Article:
Angelic upstarts: war in heaven
This dizzying painting by Frans Floris sweeps you up in the biblical battle between good and evil. It’s a dense tangle of arms, legs, wings and tails. At the top, the angels loyal to God do battle with the Archangel Michael as their captain. Together, they chase the disloyal angels and demons out of heaven. You can recognize the latter from their frightening, bestial features. Curved talons, genitals like an eagle’s head, clawing hands, the head of a wild boar, a grinning goat. Beneath the feet of the guardian angel Michael, you can see Satan, a red dragon with seven crowned heads.
Rebel angels with an eye for detail
Pectoral and trapezius muscles, pelvises and collarbones: Frans Floris knew their exact position and how they were connected. He incorporated subtle details amongst the writhing bodies, such as the Woman of the Apocalypse from the Book of Revelation. You can find her in the small gap on the left, near the flaming torch clutched by one of the fallen angels. She stands on a crescent moon, dressed with the sun and crowned with 12 stars. The demonic dragon threatens her, while angels save her child and guide it to heaven. An eagle gives her two wings so she can escape to the desert. In the bottom left, you can see a bee. A symbol for Lucifer in the Bible?
Triptych commissioned by a militia guild
The Fall of the Rebel Angels was the central panel of a triptych. It is the most famous work of Frans Floris, who painted it for the Antwerp fencer’s guild: one of the city’s militias, responsible for public security. The altarpiece hung in the Cathedral of Our Lady in Antwerp, above the guild’s altar. Like every other guild or corporation, the fencers had a patron saint, in this case the Archangel Michael.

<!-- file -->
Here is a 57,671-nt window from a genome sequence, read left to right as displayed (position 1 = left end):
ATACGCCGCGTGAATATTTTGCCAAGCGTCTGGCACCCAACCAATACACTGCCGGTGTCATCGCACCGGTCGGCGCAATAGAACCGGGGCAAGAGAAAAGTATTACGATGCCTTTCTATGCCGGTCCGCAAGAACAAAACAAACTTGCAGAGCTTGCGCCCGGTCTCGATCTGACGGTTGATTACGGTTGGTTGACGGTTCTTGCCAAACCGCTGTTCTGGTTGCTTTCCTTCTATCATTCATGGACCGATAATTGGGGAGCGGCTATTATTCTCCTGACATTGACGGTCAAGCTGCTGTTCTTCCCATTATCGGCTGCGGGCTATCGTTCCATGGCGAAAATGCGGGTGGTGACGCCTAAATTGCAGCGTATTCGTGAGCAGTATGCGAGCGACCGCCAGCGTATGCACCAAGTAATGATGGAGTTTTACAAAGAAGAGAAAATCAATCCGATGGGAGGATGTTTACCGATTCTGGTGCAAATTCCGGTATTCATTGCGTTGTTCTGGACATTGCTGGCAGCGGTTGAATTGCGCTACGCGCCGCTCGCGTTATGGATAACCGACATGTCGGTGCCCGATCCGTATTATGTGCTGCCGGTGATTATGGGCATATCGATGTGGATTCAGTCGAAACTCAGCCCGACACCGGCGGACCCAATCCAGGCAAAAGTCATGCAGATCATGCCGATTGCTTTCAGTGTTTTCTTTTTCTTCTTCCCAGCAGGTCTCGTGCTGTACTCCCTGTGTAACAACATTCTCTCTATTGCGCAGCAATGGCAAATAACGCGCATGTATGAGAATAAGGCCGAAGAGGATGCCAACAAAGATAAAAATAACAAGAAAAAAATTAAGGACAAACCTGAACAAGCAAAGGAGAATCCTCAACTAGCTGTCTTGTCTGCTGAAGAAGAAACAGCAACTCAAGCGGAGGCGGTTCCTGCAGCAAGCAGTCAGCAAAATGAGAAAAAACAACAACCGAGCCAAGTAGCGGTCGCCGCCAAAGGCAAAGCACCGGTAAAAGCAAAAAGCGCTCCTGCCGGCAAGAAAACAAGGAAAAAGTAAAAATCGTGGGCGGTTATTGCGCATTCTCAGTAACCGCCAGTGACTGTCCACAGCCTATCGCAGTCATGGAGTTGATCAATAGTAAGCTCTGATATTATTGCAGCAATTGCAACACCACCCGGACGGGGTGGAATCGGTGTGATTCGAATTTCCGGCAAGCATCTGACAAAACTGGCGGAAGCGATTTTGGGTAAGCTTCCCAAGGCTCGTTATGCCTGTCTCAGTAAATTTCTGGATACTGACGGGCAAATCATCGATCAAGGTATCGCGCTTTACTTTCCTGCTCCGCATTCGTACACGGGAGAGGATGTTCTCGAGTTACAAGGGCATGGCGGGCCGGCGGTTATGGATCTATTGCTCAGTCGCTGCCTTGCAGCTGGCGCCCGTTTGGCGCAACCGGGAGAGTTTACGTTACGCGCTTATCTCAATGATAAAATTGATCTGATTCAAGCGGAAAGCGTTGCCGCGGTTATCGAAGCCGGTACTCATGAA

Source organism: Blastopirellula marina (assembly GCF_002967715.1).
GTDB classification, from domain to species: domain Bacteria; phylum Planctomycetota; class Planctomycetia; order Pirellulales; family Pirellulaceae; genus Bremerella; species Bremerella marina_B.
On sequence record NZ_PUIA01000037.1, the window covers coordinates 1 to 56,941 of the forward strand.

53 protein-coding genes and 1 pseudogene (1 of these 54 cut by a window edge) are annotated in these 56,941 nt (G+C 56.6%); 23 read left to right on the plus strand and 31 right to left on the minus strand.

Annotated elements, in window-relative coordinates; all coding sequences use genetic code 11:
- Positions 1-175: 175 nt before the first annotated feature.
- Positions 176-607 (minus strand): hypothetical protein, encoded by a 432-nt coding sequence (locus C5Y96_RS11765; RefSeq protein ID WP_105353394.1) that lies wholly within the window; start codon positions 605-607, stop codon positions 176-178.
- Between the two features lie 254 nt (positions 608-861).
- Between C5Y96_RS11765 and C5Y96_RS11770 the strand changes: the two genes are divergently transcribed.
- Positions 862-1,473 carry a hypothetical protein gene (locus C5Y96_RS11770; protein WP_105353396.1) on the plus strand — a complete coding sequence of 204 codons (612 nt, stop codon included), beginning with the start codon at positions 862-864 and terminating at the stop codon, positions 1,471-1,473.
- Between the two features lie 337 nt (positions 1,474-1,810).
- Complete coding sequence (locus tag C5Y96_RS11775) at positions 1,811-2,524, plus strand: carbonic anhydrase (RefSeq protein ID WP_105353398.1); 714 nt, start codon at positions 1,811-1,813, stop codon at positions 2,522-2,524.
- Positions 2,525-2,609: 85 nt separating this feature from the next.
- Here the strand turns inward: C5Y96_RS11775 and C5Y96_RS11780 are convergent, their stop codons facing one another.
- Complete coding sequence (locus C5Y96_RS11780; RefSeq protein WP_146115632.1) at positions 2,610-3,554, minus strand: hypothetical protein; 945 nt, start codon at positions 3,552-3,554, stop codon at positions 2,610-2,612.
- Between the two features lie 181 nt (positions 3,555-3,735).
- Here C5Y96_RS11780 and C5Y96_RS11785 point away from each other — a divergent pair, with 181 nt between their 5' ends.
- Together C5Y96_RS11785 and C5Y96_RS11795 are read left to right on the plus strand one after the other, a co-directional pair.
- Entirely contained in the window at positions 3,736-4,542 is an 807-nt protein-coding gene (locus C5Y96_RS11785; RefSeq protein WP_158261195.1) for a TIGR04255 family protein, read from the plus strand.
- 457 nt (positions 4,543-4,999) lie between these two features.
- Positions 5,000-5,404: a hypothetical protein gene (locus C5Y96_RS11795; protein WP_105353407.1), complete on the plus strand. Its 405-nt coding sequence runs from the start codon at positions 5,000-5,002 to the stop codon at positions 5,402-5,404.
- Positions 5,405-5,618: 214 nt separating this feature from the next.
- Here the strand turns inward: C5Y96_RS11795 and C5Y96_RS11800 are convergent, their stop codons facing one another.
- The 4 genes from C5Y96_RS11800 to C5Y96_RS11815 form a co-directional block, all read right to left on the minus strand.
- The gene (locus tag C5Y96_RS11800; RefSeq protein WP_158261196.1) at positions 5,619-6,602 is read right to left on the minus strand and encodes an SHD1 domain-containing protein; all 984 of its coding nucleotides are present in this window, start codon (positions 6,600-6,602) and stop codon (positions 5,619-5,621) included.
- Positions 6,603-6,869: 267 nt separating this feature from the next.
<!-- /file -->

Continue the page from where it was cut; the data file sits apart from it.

The rebel angels spared
The side-panels of the altarpiece were lost during the wave of iconoclastic violence in 1566. Fortunately, the central part was spared. It was given a new surround in 1670, in keeping with the tastes of the time. Artus Quellinus the Younger and Norbertus van den Eynde drew the design. They decorated the architectural portico with monumental sculptures.
Influence of Michelangelo, Raphael and Dürer
Frans Floris was a ‘Romanist’, one of the generation of artists from the 16th century who travelled to Italy. During his stay in Rome, Floris was influenced by the Italian Renaissance art of Michelangelo and Raphael. The brilliant composition with its writhing bodies recalls Michelangelo’s Last Judgement in the Sistine Chapel. The woman and the dragon, meanwhile, display similarities with the visual language of the German artist Albrecht Dürer.
Fall of the Rebel Angels: Bruegel too
In 1562, Pieter Bruegel the Elder also painted the theme of the angels’ rebellion. His work is now in the Royal Museums of Fine Arts of Belgium in Brussels.